The following is a contributed article by Kenneth Schisler, vice president of regulatory affairs at CPower Energy Management.
Last month, the Federal Energy Regulatory Commission (FERC) announced that it will review the demand response (DR) "opt-out" rule, a 2008 Order that gave states the final say about whether aggregators of retail customers can participate in Regional Transmission Organization (RTO)/Independent System Operator (ISO) demand response (DR) programs. The rule has been misunderstood and misapplied from its inception, and should be repealed. Nevertheless, there is a vital need for state commissions and FERC to work together to encourage demand response, each respecting its own regulatory jurisdiction.
The DR opt-out is a curious rule: explicitly giving each state a veto over the application of a federal regulation in that state. This is not normally how our federal system works, which is why it's important to understand the context under which it was passed.
When the opt-out rule was approved in 2008, the transition to retail competition had recently taken place in a number of states. At the same time, competitive wholesale RTO/ISO markets were expanding and maturing. By extension, FERC was expanding its influence including with the Midcontinent Independent System Operator (MISO) and Southwest Power Pool (SPP) markets, which were, as they are now, dominated by traditionally regulated markets at the state level. Meanwhile, today's version of dispatchable DR participation in wholesale markets had successfully launched in the Eastern U.S. RTOs/ISOs and in California, regions where retail restructuring policies had flourished.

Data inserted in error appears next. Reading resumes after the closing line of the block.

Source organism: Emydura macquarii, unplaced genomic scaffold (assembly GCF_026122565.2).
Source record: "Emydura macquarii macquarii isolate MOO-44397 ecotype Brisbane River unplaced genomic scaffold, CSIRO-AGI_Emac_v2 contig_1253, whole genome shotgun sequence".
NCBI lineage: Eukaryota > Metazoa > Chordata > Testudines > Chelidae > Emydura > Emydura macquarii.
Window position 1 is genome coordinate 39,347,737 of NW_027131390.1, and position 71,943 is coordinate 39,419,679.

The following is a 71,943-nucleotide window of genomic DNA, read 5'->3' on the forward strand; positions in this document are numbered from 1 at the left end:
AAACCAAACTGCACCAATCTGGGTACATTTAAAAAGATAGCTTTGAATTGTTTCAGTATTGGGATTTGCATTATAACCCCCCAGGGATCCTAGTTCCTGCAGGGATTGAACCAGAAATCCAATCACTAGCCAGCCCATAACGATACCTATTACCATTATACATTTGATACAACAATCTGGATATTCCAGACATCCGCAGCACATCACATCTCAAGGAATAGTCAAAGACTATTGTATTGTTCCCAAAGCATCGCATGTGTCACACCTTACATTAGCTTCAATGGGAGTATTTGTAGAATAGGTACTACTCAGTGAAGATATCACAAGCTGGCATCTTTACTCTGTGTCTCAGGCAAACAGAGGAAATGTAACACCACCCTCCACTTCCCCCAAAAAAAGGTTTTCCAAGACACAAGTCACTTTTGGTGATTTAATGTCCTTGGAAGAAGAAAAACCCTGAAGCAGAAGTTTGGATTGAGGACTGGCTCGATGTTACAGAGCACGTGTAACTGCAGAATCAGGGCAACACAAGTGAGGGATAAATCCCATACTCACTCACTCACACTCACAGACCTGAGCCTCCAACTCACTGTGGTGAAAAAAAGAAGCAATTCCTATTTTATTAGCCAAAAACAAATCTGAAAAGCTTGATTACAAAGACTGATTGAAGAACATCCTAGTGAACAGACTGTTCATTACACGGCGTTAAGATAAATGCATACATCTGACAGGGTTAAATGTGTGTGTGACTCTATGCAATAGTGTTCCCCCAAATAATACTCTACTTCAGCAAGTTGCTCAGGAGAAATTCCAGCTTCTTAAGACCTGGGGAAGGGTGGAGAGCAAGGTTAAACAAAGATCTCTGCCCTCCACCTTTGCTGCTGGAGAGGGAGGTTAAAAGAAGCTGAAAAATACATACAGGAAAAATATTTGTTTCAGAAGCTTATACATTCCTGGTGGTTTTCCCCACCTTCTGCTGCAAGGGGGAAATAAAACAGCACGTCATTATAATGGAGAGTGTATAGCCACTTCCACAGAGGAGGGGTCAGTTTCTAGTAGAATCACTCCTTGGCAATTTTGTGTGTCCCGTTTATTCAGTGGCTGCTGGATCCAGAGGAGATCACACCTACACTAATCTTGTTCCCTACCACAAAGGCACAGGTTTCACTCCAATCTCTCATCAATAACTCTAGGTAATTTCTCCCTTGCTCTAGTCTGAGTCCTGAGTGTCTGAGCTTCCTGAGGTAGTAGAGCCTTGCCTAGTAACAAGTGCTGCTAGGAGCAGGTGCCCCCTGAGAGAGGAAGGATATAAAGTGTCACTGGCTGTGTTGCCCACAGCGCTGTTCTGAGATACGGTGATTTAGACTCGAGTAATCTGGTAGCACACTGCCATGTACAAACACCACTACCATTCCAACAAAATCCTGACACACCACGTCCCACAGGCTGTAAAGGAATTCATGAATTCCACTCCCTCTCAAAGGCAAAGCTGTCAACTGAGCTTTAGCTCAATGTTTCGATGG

FERC adopted the opt-out rule as a way of demonstrating good faith that it was not seeking to usurp state jurisdiction, and as a way of quelling any perception that FERC was pushing states toward retail competition policies. It was assumed that states would be supportive of wholesale DR if given the right to decline participation due to interference with their state's retail policies. FERC assumed that states would see the benefits of wholesale market DR, and use the opt-out tool reservedly, if at all. This was a major miscalculation.
Despite FERC's nod toward cooperative federalism, non-restructured states saw the exercise of the opt-out rule as a bulwark against retail deregulation. Virtually every state that had not passed deregulation laws opted out. The opt-out states that felt compelled to reject demand response aggregation to preserve their retail jurisdiction feared that if they allowed it, FERC would not permit a subsequent opt-out. It is important to note that wholesale market DR participation in virtually all of the states that opted out was essentially non-existent prior to the Order. FERC didn't require states to identify retail policy conflict to make any specific findings in order to opt-out. They just opted out.